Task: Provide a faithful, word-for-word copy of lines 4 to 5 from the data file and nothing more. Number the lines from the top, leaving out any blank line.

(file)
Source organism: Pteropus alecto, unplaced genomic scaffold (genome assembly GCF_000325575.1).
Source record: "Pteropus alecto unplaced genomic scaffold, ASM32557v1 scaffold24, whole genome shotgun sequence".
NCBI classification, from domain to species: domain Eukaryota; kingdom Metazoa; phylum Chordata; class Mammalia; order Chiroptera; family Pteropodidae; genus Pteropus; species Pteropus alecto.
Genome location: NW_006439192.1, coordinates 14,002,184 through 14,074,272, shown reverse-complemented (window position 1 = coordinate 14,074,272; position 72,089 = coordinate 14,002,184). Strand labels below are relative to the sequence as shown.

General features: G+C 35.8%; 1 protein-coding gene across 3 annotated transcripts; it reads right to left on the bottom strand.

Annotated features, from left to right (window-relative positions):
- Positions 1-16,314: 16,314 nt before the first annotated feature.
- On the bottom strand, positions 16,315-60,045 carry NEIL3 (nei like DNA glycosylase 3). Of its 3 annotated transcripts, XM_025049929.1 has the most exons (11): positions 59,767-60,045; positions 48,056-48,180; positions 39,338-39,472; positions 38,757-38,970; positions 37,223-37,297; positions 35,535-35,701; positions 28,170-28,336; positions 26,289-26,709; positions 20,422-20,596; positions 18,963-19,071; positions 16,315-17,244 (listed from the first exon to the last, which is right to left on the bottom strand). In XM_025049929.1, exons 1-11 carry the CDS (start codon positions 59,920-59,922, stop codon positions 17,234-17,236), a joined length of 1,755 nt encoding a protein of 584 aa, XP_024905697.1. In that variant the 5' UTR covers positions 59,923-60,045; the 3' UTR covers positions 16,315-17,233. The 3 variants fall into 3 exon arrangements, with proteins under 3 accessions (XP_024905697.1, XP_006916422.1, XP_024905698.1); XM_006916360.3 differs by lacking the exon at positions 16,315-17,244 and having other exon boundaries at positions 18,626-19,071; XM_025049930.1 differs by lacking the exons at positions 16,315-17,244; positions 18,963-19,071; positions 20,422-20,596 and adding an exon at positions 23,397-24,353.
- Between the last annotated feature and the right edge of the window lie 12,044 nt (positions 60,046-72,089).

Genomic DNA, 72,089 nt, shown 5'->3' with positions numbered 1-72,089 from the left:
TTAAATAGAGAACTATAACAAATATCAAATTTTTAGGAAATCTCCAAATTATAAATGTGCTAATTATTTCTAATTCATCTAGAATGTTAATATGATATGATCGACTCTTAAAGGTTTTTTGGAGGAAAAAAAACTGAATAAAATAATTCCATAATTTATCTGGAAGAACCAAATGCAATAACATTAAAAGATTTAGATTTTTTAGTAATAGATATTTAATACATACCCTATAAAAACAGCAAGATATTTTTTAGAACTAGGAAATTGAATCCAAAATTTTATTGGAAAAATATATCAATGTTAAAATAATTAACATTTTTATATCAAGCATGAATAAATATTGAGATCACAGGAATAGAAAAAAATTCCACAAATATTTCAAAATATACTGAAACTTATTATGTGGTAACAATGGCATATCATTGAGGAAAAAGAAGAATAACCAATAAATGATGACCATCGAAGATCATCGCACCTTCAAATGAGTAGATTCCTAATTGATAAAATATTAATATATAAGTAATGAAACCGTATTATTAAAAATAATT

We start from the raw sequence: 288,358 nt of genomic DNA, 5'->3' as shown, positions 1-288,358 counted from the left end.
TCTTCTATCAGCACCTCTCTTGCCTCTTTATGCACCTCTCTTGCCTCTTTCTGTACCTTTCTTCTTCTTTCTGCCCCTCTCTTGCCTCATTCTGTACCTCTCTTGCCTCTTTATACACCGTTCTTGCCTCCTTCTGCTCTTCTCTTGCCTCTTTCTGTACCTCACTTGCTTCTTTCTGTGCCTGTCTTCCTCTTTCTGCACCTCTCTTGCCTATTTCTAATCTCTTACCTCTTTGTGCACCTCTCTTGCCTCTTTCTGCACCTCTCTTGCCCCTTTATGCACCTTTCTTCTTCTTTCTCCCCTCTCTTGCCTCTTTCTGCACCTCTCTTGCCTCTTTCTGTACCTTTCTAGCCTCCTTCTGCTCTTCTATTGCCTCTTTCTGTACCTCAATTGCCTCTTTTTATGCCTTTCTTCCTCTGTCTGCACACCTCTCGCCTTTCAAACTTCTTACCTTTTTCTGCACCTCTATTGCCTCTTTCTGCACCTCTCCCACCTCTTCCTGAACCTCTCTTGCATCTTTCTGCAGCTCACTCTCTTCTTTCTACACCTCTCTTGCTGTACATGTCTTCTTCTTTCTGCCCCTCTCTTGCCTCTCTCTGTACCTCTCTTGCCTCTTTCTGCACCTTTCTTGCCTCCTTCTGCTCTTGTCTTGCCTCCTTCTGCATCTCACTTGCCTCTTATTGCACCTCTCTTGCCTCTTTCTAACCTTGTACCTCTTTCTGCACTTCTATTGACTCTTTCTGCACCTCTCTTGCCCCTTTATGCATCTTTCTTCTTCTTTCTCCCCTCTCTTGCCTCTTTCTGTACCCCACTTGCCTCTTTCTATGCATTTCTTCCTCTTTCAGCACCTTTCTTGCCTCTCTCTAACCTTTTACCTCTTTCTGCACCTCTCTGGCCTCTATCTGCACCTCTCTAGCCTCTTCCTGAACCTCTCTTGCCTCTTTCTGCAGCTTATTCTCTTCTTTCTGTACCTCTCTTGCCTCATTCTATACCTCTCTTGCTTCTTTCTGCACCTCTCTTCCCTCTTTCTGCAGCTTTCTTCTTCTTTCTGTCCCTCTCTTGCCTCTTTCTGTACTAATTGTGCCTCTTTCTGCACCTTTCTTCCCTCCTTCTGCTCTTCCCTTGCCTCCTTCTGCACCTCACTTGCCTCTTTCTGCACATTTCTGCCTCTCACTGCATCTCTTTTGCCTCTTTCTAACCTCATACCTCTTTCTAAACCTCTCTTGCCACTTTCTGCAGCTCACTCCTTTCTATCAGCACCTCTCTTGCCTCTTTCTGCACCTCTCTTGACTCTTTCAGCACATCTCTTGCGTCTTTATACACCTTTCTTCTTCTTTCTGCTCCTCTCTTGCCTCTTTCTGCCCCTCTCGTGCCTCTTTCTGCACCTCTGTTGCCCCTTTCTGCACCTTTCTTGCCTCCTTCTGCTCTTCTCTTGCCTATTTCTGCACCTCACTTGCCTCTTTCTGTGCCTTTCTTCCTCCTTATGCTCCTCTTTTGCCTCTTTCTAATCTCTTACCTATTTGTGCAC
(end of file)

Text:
Genome location: NW_006439192.1, coordinates 14,002,184 through 14,074,272, shown reverse-complemented (window position 1 = coordinate 14,074,272; position 72,089 = coordinate 14,002,184). Strand labels below are relative to the sequence as shown.

General features: G+C 35.8%; 1 protein-coding gene across 3 annotated transcripts; it reads right to left on the bottom strand.